• A Family Tree : Hippolyte Hodeau’s Trench Art (ca. 1917) — The Public Domain Review

    L’art des tranchées. Percer des feuilles pour laisser des traces en plein.
    Une belle série extraite du domaine public.

    Thierry Dornberger’s family keepsakes include a memento exceptionally delicate. His great-grandfather, Hippolyte Hodeau, was a World War I private who served in Argonne. As Dornberger relates, Hodeau “made the trenches and was gassed. Following the dull sound of a shell falling . . . he was wounded in the ear.” Like many soldiers, Hodeau spent hours huddled in these muddy channels. In order to kill time, perhaps, or lift his spirits, he gathered leaves from an oak tree — elongated, striated, forest green — and used a form of relief carving to inscribe the names of his daughters, Andrée and Eléonore, as well as the word “souvenir” and what looks like “Argonne”.

    “Trench art”, as it’s called, wasn’t necessarily fashioned in dugouts and wasn’t usually so fragile. Collectors seek out letter openers made of shrapnel; crucifixes made of bullets; and artillery shells fashioned into everything from bracelets to clocks to candelabras. Wooden walking sticks were festooned with intricate carved heads, and tiny valentine pillows sewn and beaded for sweethearts back home. Hodeau’s engraved leaves are part of this resourceful genre, but there is another artistic tradition to which they also belong — that of arborglyphs, or tree carving. Humans have long regarded trees as witnesses. Basque sheepherders in the American West wrote poetry on birch, Confederate Civil War soldiers graffitied their names in trunks, and various Aboriginal Australian tribes honored the dead on bark. Whereas these gestures leave a bit of the human in the landscape, Hodeau’s engravings take a bit of the landscape with the human. “I was here” says one; “I was there” says the other.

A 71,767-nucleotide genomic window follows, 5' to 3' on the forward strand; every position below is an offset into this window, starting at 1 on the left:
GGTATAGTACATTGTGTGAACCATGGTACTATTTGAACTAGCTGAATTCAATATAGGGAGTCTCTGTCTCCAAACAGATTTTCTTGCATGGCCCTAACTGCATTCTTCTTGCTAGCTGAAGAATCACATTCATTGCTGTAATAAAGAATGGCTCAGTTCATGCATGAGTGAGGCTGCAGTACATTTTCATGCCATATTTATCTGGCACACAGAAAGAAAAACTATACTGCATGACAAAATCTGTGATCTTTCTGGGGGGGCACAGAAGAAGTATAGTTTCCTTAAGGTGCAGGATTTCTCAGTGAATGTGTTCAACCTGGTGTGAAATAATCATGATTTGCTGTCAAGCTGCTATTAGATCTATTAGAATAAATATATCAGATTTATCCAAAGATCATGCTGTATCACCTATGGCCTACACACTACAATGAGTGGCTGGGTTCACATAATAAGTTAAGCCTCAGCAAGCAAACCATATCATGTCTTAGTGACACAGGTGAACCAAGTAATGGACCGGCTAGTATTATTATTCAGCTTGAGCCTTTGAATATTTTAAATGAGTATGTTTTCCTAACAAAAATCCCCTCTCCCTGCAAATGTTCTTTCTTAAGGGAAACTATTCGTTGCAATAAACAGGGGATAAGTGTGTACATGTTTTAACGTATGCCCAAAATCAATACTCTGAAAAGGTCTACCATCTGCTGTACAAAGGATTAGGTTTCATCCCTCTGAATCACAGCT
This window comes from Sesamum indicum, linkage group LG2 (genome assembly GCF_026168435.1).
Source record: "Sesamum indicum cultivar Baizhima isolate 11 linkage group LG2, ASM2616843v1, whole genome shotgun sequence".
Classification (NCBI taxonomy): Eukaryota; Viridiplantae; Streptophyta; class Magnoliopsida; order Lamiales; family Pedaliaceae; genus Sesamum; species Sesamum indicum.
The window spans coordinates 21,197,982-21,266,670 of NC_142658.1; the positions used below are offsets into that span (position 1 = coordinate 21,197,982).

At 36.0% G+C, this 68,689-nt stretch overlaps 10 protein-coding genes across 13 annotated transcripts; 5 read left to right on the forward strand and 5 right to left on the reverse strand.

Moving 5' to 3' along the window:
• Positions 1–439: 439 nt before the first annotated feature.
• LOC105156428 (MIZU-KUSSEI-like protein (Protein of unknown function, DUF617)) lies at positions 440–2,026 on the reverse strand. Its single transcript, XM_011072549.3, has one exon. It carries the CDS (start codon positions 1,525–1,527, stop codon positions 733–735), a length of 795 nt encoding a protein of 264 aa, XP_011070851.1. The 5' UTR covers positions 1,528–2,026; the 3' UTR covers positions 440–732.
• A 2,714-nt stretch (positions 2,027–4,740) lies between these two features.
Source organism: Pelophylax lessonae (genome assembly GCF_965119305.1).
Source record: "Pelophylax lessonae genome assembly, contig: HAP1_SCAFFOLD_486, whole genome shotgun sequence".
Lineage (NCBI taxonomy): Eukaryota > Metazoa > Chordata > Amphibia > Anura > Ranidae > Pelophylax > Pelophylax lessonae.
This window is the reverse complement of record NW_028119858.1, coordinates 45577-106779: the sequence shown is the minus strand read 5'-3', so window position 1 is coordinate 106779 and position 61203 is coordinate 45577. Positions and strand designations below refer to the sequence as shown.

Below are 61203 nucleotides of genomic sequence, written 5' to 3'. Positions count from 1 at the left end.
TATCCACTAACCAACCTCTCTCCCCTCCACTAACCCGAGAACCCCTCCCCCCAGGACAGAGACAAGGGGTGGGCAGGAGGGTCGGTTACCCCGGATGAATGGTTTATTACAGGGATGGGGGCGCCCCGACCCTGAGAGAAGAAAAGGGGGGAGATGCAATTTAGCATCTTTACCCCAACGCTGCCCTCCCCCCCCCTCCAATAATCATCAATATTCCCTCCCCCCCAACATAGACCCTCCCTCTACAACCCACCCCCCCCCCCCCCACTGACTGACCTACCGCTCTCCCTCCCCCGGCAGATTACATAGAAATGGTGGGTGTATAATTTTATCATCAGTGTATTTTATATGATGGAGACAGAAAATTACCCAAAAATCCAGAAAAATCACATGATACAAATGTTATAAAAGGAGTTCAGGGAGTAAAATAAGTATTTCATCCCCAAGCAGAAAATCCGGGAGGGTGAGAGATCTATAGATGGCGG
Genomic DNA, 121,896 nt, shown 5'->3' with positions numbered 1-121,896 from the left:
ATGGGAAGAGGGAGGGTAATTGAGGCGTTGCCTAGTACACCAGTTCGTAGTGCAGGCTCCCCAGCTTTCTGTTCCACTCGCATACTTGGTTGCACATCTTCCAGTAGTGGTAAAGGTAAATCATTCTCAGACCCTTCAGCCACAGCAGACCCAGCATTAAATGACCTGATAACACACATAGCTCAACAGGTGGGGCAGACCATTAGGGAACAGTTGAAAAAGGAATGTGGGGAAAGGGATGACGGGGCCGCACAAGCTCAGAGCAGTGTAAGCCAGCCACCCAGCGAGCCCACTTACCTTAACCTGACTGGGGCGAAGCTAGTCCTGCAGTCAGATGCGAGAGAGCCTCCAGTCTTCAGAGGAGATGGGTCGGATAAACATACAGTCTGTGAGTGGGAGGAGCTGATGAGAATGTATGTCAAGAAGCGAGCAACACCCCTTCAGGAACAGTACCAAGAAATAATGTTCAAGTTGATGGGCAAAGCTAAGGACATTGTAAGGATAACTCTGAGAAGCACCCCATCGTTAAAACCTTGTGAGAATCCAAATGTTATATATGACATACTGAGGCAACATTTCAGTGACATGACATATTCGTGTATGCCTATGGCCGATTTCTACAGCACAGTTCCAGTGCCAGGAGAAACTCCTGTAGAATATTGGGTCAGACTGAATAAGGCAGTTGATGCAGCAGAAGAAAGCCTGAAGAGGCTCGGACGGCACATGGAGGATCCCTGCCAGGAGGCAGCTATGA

As unique as his objects may seem, Hodeau was not alone in carving leaves. The art form flourished during World War I as a way to enhance letters home with a unique lightweight enclosure. Soldiers used a needle or knife to whittle between the oak and chestnut veins, leaving only words or, sometimes, an image. Due to the partial opacity of perforated leaves, the carvings are especially enchanting when lit from behind; sometimes they’re called “feuilles de poilus”, or “tree leaf lace”.

    #Domaine_public #Art_des_tranchées